This week’s TGIF considers the case of Brandon Industries (Vic) Pty Ltd v Locker Pty Ltd [2016] VSC 373 where the Court dismissed an application to set aside a statutory demand due to the applicant’s failure to establish a genuine dispute or offsetting claim pursuant to section 459H of the Corporations Act 2001 (Cth).


From 2013, Brandon (Vic) Pty Ltd (Brandon) subcontracted V Locker Pty Ltd (V Locker) to fit out their design for a refrigerated locker network requested by the Coles supermarket chain.

On 14 December 2015, V Locker served a statutory demand on Brandon for $225,486.31 – the statutory demand annexing 8 invoices (Demand). On 23 December 2015, Brandon applied for orders setting aside the Demand pursuant to sections 459G and 459J of the Corporations Act 2001 (Cth) (Act).


To determine an application to set aside a statutory demand, under section 459H of the Act, an applicant is only required to adduce evidence that establishes a genuine dispute or offsetting claim. There is no need for a Court to engage in an in-depth examination of the merits – all that is required is “a plausible contention requiring investigation of the existence of either a dispute as to the debt or an offsetting claim”. The applicant will fail in this regard if the evidence which the applicant seeks to rely upon is so devoid of substance that a further investigation by the Court is not warranted.

A key issue is whether the dispute or offsetting claim exists at the date of the application. If the alleged dispute or offsetting claim will arise upon the occurrence of a future event, then there is no present genuine dispute as the claim is not in respect of an action which has already accrued.

At the hearing of Brandon’s application, there was a voluminous amount of affidavit evidence relied upon by Brandon to demonstrate why payments had not been made, including allegations that the lockers provided by V Locker were defective and required rectification works.

A review of the evidence revealed that, after V Locker’s installation of the lockers, Brandon was aware of the outstanding debt to V Locker and did not dispute it. In early 2015, many months prior to the service of the statutory demand, the parties were in discussions to establish a payment plan on the basis that Brandon had a cash shortage and was waiting for payment from its debtors. Also, Coles had already paid Brandon in full for the lockers. This evidence, together with evidence of part payments having already been made, was not consistent with Brandon’s allegations that the lockers were defective – that allegation only appearing for the first time in Brandon’s affidavit material.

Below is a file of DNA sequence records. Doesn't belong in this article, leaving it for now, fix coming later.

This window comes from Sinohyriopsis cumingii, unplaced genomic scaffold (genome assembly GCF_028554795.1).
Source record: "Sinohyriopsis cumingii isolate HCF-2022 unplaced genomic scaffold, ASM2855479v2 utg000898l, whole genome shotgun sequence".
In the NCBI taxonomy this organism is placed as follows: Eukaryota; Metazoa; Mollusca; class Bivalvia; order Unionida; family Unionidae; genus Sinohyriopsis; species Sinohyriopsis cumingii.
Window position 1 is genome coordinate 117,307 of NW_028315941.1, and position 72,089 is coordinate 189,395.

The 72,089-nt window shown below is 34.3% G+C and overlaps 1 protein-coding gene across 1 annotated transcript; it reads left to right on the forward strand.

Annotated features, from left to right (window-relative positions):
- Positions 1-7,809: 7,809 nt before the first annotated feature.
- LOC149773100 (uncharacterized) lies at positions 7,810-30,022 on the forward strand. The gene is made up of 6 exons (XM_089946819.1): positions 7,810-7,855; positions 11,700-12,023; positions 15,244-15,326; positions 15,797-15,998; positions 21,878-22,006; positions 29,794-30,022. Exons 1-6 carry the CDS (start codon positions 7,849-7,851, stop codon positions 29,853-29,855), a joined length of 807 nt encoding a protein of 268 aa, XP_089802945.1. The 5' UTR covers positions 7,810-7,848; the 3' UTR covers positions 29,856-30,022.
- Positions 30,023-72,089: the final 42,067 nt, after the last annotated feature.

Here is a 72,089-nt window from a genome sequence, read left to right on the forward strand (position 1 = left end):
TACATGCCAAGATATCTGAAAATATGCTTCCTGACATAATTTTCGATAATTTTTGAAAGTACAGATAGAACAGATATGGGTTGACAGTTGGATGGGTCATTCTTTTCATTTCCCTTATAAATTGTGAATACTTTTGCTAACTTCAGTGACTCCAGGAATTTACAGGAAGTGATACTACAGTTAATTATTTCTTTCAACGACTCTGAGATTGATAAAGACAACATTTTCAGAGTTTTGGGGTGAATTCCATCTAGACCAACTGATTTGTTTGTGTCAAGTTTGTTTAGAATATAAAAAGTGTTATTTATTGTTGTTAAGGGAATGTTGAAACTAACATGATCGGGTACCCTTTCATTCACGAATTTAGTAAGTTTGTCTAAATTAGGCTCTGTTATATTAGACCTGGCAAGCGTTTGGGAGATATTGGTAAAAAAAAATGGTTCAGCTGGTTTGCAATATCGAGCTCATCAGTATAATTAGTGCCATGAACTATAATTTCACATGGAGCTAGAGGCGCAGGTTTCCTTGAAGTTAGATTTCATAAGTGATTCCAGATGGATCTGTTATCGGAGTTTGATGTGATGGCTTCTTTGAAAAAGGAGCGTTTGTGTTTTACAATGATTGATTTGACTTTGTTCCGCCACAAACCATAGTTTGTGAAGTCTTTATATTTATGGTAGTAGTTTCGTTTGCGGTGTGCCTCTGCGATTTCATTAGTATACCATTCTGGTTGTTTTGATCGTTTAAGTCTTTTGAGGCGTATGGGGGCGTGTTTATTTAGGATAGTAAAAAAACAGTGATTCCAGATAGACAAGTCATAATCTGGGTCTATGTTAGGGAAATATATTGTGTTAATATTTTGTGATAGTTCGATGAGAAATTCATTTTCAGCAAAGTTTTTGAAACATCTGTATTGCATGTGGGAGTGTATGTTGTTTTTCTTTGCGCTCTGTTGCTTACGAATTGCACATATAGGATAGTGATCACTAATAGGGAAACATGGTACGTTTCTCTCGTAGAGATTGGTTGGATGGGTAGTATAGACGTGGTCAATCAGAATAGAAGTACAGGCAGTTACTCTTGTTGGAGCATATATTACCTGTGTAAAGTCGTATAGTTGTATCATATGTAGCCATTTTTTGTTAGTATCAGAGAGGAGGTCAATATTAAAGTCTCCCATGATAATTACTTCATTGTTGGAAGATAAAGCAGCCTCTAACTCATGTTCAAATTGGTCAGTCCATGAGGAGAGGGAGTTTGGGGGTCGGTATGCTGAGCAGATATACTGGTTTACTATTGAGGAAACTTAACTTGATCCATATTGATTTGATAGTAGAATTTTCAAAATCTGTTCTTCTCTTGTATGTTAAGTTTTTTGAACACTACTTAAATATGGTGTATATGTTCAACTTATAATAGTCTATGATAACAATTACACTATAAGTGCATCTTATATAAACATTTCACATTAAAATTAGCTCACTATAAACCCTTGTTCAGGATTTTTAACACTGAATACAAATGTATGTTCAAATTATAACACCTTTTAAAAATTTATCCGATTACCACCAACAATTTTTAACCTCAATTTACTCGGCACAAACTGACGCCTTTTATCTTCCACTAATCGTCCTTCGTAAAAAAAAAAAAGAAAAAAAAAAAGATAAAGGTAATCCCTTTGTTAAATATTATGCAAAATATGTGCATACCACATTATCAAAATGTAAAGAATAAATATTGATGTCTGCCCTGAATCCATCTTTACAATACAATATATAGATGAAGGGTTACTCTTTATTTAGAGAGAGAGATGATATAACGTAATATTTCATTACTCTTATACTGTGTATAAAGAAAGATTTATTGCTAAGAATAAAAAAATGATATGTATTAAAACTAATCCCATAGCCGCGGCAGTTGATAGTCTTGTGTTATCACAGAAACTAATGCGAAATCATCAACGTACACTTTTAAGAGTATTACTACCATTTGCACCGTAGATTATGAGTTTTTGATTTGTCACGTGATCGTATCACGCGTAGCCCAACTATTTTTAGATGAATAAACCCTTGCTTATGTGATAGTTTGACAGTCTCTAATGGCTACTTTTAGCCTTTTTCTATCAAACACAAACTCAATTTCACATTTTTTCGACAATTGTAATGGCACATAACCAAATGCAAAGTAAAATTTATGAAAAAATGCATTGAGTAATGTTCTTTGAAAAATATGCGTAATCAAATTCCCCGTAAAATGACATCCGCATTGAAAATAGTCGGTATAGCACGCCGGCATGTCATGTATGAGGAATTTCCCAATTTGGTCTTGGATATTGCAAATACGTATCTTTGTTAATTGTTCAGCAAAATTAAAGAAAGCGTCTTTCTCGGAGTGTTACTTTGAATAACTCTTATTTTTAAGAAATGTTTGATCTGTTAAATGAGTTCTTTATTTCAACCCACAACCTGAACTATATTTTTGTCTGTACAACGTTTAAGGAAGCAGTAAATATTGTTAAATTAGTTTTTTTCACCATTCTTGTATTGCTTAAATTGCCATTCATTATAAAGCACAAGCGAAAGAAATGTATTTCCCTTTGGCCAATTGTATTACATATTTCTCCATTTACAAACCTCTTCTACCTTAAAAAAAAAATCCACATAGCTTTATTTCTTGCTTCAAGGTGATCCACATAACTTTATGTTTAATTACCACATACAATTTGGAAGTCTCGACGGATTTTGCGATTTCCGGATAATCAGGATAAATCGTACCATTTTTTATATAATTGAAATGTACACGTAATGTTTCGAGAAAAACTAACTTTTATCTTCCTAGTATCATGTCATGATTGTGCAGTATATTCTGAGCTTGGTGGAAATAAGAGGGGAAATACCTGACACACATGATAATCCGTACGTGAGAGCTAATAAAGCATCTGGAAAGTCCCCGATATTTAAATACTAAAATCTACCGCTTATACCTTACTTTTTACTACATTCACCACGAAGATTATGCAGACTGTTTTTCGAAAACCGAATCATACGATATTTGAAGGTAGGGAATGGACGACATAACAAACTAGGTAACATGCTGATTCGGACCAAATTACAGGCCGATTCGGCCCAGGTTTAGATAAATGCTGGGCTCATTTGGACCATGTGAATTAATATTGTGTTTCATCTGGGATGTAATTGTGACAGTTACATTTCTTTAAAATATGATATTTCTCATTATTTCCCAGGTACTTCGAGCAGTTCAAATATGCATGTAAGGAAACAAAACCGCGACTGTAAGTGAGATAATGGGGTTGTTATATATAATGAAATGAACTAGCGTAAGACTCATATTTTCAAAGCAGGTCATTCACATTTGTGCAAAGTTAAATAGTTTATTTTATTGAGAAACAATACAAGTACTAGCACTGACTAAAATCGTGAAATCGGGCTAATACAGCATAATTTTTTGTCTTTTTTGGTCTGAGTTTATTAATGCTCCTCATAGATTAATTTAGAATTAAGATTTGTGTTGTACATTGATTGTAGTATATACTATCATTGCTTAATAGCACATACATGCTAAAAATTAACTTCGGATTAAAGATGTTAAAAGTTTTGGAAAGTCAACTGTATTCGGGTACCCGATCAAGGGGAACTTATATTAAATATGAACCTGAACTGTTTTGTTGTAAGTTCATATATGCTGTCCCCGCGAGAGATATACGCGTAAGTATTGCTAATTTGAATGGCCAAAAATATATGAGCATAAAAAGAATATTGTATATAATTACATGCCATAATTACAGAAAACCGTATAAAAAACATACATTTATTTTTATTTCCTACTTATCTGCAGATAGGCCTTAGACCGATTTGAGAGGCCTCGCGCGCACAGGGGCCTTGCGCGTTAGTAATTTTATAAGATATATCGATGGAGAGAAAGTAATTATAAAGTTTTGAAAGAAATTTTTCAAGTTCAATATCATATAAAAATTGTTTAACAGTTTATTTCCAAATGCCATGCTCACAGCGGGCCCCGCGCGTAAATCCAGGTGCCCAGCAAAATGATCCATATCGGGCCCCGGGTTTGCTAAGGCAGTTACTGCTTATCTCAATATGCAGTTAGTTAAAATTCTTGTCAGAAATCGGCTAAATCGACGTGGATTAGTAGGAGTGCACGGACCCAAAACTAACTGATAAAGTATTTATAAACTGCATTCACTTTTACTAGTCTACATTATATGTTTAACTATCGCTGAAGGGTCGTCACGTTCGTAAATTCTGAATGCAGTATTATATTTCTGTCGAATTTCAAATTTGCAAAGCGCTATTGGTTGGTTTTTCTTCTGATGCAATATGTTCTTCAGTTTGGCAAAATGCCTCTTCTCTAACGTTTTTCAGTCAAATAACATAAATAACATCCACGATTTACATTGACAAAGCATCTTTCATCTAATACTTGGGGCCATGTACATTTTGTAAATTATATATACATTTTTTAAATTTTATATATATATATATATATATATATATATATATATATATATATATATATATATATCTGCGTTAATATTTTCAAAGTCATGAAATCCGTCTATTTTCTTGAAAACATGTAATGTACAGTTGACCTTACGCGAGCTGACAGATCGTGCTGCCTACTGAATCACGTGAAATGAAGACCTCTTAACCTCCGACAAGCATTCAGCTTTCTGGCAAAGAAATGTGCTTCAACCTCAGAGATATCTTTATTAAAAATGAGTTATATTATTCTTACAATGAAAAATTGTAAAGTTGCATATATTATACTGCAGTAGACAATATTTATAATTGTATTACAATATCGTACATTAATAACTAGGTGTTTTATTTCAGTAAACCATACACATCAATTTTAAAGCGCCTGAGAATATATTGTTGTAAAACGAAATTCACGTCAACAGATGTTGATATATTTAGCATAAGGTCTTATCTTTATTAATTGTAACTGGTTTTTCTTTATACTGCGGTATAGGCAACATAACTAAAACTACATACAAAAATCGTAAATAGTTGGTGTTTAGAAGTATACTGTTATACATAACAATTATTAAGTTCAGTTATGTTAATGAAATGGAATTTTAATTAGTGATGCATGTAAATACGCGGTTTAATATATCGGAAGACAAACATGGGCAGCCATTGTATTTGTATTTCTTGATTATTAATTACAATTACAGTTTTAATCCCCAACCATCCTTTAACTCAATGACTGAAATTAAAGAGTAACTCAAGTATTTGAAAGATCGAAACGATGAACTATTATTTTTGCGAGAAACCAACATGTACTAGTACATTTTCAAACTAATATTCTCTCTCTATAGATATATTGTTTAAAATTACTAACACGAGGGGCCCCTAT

His Honour Gardiner J found that, upon his review of the correspondence and after hearing the unconvincing explanations provided by the director of Brandon at the application, Brandon had not discharged the onus of establishing the existence of a genuine dispute as the evidence adduced was not bona fide or real. His Honour criticised Brandon, stating that the alleged dispute and offsetting claims were “spurious” and “hypothetical”.


This case confirms the key principles for setting aside a statutory demand on the grounds of a genuine dispute / offsetting claim. Despite the low threshold of evidence required to establish a genuine dispute / offsetting claim, this case is a good reminder that a genuine dispute must exist at the date of the hearing of the application and cannot be concocted after the statutory demand has been served.